I am super excited to tell you about a conference my good friend Kevin T. Johns is running: The Writer’s Craft Summit. And I’m going to be a part of it.
The summit has just opened up for registration, so if you’d like to participate and watch my (and all the other) sessions, hit the sign up button below.
Let me tell you a little bit about Kevin:
Kevin is an author, writing coach, and the host of The Writing Coach podcast.
At the summit, Kevin will be hosting video sessions with over 20 top fiction writing experts… including me! Which, when you see the line up, you’ll understand why I can’t believe I’m part of it.
There are going to be authors, editors, and writing coaching all sharing their very best strategies, tactics, and techniques for mastering the craft of writing fiction.
At The Writer’s Craft Virtual Summit, you’ll learn:
- The difference between a mini-plot, arch-plot, and anti-plot
- How to shut down your inner critic and banish imposter syndrome forever
- Three types of conflict you can work into every scene you write
- A simple method for fleshing out your story spine
- An incredible trick for making supporting characters memorable even if they are only in a couple of scenes
- A method for getting an objective perspective on your own work
- An exercise Ernest Hemingway, Stephen King, and Hunter S. Thompson all used to become better writers
And much more.
The best part?
The Writer’s Craft Summit is totally FREE to attend live:
One of the things I love most about this conference is that it’s PURELY about improving your writing craft. No advertising, no marketing, just hard craft and fiction development.
The Writer’s Craft Summit is focused exclusively on the fundamentals of fiction writing.
This summit is about making YOU a better writer, period.
You don’t need to know (or care) about AMS ads or Book Bub promotions to enjoy this event.
All you need is a pen, some paper, and a passion for storytelling.
He’s managed to bring together an amazing lineup of experts to show you how to write fictions novels readers will love. If you want to learn from people who have ‘been there, done that’ and can show you what to do (and what not to do) to achieve fiction writing success, then…
Check out “The Writer’s Craft Summit” (FREE for a limited time):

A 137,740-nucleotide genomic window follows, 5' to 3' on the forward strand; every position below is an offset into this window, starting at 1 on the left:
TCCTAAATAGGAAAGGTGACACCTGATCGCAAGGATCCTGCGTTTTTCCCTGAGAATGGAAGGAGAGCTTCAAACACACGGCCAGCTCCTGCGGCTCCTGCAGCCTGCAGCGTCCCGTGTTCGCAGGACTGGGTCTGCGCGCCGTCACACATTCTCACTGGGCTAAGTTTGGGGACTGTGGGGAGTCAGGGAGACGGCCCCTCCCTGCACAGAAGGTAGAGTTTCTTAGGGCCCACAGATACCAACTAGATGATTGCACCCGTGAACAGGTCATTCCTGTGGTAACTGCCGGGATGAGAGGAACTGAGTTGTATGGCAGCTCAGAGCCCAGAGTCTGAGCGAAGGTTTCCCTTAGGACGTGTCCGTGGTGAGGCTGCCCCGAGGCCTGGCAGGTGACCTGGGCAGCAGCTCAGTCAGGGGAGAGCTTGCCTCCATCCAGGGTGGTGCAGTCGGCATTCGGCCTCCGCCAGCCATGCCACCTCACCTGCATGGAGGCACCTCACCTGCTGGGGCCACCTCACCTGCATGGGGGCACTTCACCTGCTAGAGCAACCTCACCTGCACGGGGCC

Dialogue is one of the harder elements of writing. Too often it sounds stilted, dull or ridiculous. Yet it forms such a vital part of your character’s make up. It’s the only time we hear from them directly.
The worst mistake you can make is writing fictional dialogue in the style of a normal conversation.
We litter our prose with ums and ahhhs and loop backs and repetition. If you wrote dialogue like that in your novels you’d bore your readers to tears.
Mastering dialogue is one of THE quickest ways to improve your manuscripts. It creates pace and tension and can even get you noticed by literary agents and publishers.
So the question is… how should you write dialogue? If only there was a nifty resource that could teach you how to master it…
Well, I know just such a thing… [Read more…] about Do you want to master dialogue? @LiteraryLiving can help #amwriting
I finished my second book (kinda). Yay, go me. By kinda, I mean it’s all but on it’s way to beta readers, which means it’s had a big edit and a proof from me and Mr Grammarly, the cover is done (cover reveal coming soon) and the blurb is looming like a nasty plague eyeing my self-doubt hungrily in the corner.
I thought, given it’s my second book, and it feels like a milestone, I’d do some reflection. I’ve done a couple of these posts, one when I finished my first book (9 Secrets Successfully Completing That First Draft), and another after all the editing and completing the second draft (13 Things I learnt From Completing Draft Two)
This post is entirely selfish and just my observations about the development of my writing process, maybe you’ll find it useful, or maybe you can have a good chuckle at my incompetence.
The book I finished is 13 Steps to Evil, my non-fiction writing craft book that will teach you how to craft Superbad villains. [Read more…] about 4 Things That Develop As You Write More Books
Once in awhile, you read a book that changes everything.
For me, it’s usually the ones that make me grip the kitchen counter because I need a minute to get a grip of the quivering and bug-eyed daze I’m in. In those seconds, I have a literary, emotional or philosophical ‘O’. A synchronizing of minds with my Muse, its heart beat, pumping in time with mine, pouring inspiration, epiphanies, and unadulterated universal clarity into my consciousness.
Sometimes I just smile, because the epiphany I had, is a small emotional win. Like the fact that when you can’t heal from something in your past, it’s because you haven’t let it go. If you want a scab to heal, you have to stop picking it.
Other times, the revelation is much more significant. I physically pause for thought because the story has just reiterated how inconsequentially small my life is in relation to the infinite enormity of the universe.
I like to think of these moments of pause as reaffirming moments of philosophy and truth. When it happens, that book stays with me forever. That author has single-handedly changed a part of me. Forget meditative yoga retreats and six-week long vows of silence. All you need is a bloody good book, with a bloody good book truth buried inside it and that’s enough to open someone’s mind, shove a whisk in it and jingle jangle their brain cells into a new alignment.
I want my books to have a book truth because I want to give somebody else that moment of clarity and change the way they view the world. If everybody could change just one person, maybe the world would be a better place. What I do know is, whenever an author has done that to me, I’ve read everything they’ve ever written. Isn’t that every author’s dream? So here’s a few lessons I’ve learned about book truths.